One of the few trees that I didn’t plant in my yard is this plum tree. It was here when we moved in. They’re small plums with a red flesh, cherry plums, I’m guessing. In previous years the skins have been bitter and tough, not so good to eat. Mostly, they just made a mess by falling and smashing on the walk on the side of the house.
Monday, June 29, 2009
Sunday, June 28, 2009
I harvested my first green beans of the summer a few days ago. (click on “My Garden” at the top of the page for more information about growing green beans) Because I only got a small handful of beans, not really enough to serve on their own, I went to the web in search of a bean salad recipe. 3 Bean salad is what first comes to mind, but I wanted to update it a little. I had kidney and garbanzo beans on hand as well as some edamame, (green soybeans) so I turned it into a 4 bean salad.
Saturday, June 27, 2009
Growing green beans has never been problematic for me. I’ve gown them in large pots or in the ground depending on the space I’ve had available and rarely have I had any problems with pests or molds. They’re one of the constants in my summer garden. I start them out doors after the last frost (around May 1st here) or sometimes, if I’m organized enough to remember, I start them indoors, in April to get a jump start on summer.
Wednesday, June 24, 2009
Finding the perfect chocolate chip cookie recipe has been a goal for quite some time. I could easily have gone on the internet to find one. If you spend any time visiting baking blogs, there are a large number of sites claiming to have the “perfect” recipe. Unfortunately, for me, most of them contain eggs. I’m allergic to eggs. When you remove the eggs from recipe, it usually doesn’t come out the way it was intended, therefore, not “perfect”.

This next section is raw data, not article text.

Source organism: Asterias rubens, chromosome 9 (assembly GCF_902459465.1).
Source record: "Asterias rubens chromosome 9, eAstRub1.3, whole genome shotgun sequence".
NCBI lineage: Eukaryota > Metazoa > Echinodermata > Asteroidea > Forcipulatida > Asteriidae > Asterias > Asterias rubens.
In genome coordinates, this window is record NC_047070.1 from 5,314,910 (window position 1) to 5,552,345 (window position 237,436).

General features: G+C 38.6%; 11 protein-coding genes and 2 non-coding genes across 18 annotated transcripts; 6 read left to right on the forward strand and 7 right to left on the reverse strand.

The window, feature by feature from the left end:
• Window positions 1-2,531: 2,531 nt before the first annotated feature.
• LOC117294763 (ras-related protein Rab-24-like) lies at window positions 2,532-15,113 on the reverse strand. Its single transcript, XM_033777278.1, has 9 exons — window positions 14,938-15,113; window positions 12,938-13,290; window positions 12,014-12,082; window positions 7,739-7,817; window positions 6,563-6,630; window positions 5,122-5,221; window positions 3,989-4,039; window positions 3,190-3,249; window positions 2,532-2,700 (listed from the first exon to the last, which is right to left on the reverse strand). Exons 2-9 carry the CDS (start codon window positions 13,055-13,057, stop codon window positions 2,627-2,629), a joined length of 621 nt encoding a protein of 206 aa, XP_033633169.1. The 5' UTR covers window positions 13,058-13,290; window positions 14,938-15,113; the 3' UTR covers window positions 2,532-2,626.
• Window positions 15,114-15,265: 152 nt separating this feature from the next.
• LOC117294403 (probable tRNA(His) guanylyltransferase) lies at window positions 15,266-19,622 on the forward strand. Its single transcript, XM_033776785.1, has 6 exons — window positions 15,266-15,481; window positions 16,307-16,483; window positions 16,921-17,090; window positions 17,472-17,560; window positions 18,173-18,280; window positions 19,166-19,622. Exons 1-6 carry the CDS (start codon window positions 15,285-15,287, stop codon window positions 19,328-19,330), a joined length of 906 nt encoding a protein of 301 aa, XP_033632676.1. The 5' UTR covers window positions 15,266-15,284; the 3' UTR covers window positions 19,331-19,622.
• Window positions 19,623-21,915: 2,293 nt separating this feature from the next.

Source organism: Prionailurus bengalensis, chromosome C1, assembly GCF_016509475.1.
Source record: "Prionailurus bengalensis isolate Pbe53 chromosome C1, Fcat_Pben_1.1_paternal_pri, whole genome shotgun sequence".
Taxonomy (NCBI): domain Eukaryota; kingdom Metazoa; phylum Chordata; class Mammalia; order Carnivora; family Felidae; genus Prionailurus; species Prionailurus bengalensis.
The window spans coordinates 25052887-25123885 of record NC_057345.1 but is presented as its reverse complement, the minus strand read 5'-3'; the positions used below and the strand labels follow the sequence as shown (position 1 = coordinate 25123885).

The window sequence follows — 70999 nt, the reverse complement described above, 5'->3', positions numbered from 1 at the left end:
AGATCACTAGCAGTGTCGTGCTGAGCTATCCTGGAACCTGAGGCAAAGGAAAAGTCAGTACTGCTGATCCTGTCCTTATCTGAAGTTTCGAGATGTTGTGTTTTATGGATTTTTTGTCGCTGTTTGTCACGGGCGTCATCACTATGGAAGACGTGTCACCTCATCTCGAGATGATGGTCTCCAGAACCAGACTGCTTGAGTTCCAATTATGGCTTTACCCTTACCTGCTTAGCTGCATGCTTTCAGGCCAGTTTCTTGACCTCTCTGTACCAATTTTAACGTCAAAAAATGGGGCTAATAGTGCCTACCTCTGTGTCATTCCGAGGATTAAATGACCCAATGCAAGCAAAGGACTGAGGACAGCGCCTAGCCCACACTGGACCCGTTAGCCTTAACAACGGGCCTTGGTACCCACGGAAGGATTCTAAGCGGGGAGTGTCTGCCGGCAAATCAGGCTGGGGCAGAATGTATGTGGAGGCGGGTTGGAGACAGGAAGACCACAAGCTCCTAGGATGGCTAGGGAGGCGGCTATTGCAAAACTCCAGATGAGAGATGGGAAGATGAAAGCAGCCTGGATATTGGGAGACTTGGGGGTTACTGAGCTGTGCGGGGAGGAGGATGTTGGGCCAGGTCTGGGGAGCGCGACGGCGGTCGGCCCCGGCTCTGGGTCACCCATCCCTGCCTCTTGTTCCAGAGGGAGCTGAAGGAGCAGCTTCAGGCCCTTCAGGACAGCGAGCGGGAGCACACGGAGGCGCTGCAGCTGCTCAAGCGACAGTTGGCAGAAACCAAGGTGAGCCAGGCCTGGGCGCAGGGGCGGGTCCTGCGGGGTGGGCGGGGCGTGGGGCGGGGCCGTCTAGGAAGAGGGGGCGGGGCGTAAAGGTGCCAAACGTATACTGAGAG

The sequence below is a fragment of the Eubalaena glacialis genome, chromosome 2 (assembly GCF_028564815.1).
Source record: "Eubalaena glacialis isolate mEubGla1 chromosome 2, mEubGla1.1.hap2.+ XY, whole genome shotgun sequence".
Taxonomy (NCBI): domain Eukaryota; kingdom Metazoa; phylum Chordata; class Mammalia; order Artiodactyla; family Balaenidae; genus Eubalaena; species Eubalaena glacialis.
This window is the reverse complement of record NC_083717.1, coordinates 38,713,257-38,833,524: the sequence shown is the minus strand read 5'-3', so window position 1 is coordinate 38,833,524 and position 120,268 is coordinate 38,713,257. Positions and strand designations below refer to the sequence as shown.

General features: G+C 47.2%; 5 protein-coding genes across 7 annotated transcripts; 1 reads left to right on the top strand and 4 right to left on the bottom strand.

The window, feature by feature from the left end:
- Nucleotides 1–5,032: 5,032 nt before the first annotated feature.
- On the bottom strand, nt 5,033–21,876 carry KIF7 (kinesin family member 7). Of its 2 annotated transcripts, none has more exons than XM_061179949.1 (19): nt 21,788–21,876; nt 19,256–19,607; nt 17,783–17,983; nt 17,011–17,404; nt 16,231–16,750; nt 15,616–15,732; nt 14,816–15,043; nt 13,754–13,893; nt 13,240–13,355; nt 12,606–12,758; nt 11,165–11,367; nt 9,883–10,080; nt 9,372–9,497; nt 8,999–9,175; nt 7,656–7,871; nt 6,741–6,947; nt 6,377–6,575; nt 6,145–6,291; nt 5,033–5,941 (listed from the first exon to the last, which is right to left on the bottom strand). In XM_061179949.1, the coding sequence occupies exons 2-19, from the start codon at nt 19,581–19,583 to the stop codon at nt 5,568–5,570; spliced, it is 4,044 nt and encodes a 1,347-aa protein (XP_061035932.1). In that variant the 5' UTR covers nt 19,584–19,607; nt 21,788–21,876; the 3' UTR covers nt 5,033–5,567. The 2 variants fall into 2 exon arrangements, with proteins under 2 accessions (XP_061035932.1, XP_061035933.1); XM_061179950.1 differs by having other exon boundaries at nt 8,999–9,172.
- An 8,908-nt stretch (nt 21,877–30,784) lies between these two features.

I make cookies regularly for my husband, he’s a big fan of the cookie. “Perfect” for him is a crispy/chewy cookie, rather than a cake like one. I used to buy a local product, Tom’s cookie dough. It comes in an ice cream style container already formed into balls, ready to bake. This is excellent cookie dough and easy enough for my husband to make them himself, but it’s expensive. It also contains eggs, so I couldn’t eat them. (that was probably a good thing) Now that I’m unemployed, I figured it was time to make them from scratch. They would cost less and I would make them with organic ingredients.
Monday, June 15, 2009
The first year I grew zucchini, I started six plants. I was in college at the time and we planted a small garden on the side of the house we were renting. I had no idea how productive a zucchini plant could be. Everyone who came to our house that summer couldn’t leave with taking some zucchini. This included the UPS guy. I had so many large, overgrown, squash that I cut them in half and carved them, like pumpkins, for Halloween.
Friday, June 12, 2009
I’m always looking for ways to increase the protein content of our meals, because we don’t eat meat or poultry. Wild rice is very high in protein. It has almost double the protein of brown or white rice. It’s also high in iron. Wild rice is actually a grass, and the only cereal grain native to North America. Originally, It grew mostly in the Great Lakes region, but now it’s cultivated in paddies in Northern California. The California rice is good but the grains tend to be shorter. I try to buy the wild harvested rice if I can.
Friday, June 5, 2009
Let me start by saying that we have a small back yard. When we plant something new, we give it considerable thought. We decided to plant raspberries because we like them, but we almost never bought them at the store. Organic raspberries are $3-$5 dollars for one of those little plastic containers, they’re just too expensive. Then what do you do with all of those plastic containers? They don’t recycle them where we live. So, we planted raspberries. I wonder why we lived without them for so long. Unlike the the blackberries (a whole other story for another time), raspberries start producing ripe fruit in May, where we live, and continue producing through November.
Thursday, June 4, 2009
I love oats! They’re one of my favorite things to eat for breakfast. They’re so good for you because they’re high in fiber, protein and iron. Usually, I don’t bother cooking them, I eat them muesli style. I add a handful of dried fruit and nuts, a drizzle of maple syrup and then pour rice milk over the whole thing. I realize that not everyone likes the texture of oatmeal, cooked or uncooked, so I’d like to suggest that you try steel cut oats. Steel cut oats are the whole oat groat, or seed, cut into little pieces. They have a wonderful nutty texture and that same yummy oat flavor.